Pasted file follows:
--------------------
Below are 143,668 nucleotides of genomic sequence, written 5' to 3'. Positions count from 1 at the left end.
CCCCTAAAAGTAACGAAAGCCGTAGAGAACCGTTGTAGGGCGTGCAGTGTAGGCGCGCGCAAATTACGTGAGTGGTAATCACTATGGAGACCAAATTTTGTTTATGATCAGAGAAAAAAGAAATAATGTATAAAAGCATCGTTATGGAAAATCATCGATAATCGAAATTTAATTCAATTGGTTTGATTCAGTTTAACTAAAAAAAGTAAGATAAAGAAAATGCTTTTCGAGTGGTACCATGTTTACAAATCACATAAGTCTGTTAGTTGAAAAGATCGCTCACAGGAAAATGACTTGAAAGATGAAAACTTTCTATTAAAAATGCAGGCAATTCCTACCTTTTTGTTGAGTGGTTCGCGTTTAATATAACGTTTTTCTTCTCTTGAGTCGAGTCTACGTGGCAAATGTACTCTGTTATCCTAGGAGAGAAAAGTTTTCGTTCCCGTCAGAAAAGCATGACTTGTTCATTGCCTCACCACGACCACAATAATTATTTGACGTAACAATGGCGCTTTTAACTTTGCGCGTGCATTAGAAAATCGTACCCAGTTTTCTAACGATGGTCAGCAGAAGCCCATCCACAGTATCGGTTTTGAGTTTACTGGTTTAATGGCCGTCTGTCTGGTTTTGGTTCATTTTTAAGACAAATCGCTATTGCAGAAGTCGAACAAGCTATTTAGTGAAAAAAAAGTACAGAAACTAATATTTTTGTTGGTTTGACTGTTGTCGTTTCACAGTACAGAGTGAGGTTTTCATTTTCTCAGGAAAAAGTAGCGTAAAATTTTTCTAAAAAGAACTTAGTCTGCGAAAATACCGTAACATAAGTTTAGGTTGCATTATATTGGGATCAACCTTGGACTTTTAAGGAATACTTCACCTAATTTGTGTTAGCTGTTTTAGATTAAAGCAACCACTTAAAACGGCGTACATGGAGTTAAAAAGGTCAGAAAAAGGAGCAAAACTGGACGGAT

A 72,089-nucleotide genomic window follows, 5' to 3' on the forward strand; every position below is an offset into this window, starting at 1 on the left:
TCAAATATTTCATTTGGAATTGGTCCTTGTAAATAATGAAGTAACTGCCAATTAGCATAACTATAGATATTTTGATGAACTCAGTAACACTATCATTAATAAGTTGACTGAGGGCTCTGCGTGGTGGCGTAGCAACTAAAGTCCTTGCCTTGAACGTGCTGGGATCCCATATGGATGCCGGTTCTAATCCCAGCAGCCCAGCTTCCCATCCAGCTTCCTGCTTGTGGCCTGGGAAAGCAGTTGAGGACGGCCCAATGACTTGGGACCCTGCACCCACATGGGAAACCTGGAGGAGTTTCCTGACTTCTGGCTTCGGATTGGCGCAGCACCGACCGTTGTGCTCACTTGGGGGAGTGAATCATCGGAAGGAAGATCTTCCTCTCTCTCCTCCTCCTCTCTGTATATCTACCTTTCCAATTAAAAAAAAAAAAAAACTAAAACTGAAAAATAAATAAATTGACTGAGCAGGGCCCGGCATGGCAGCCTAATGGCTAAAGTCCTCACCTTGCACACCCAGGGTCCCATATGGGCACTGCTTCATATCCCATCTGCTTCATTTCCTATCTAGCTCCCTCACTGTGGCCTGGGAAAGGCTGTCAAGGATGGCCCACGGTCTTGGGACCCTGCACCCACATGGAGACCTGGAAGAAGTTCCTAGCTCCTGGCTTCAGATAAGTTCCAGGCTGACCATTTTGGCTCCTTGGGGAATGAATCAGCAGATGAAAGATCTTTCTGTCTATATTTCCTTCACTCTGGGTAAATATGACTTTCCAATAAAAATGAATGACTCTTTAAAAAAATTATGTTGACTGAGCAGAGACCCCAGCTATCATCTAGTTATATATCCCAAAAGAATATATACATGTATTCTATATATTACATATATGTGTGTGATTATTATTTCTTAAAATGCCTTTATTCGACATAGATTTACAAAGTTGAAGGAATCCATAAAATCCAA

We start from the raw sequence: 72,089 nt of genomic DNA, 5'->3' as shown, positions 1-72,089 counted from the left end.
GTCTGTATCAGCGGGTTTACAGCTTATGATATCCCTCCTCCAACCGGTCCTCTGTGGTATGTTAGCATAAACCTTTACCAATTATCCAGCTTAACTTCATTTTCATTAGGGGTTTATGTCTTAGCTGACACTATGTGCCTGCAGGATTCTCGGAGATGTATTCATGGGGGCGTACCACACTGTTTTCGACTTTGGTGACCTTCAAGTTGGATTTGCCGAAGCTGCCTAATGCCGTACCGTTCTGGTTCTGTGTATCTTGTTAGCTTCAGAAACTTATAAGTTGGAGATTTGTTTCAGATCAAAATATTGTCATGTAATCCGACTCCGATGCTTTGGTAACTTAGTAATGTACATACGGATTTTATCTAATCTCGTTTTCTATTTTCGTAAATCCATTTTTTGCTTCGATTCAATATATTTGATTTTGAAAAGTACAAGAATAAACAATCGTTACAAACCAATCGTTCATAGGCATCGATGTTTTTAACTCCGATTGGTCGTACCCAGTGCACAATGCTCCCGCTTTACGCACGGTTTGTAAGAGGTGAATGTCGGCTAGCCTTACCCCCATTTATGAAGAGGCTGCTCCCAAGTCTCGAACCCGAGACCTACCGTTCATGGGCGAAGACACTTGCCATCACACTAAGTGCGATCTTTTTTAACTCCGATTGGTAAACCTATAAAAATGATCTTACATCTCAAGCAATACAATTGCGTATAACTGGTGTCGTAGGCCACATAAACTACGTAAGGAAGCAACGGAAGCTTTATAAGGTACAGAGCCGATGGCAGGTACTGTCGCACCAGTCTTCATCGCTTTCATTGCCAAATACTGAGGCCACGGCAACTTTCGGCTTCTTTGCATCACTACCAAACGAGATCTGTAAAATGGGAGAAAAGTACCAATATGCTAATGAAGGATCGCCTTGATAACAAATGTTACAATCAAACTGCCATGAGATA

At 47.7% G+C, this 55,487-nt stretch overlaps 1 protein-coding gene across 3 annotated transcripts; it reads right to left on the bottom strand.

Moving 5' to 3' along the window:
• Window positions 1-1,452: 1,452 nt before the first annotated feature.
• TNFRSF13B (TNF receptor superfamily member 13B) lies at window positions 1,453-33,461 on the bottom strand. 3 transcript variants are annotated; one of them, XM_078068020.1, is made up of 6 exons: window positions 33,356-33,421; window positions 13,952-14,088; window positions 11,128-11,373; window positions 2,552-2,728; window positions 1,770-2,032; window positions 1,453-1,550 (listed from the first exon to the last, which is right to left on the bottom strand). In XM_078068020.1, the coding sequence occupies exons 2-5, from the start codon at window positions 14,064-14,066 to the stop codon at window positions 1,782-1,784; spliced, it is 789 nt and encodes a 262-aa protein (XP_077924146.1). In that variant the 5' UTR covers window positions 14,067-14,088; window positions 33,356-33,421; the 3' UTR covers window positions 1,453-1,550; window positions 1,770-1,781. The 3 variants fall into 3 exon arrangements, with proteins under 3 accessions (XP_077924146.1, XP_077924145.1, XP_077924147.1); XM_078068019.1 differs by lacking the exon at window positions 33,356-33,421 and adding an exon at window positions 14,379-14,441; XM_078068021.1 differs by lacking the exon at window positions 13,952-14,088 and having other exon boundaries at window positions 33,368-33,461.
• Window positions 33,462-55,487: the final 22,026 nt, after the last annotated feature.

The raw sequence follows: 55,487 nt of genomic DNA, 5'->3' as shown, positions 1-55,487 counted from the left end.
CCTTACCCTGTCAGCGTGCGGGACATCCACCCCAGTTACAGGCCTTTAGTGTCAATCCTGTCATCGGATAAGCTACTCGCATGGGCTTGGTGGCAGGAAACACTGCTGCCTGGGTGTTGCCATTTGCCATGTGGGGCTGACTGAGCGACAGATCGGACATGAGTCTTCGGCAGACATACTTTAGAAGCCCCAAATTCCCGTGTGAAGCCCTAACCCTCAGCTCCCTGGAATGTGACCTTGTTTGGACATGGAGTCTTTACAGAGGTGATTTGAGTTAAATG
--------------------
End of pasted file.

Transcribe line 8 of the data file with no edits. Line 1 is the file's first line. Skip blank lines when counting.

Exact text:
Moving 5' to 3' along the window: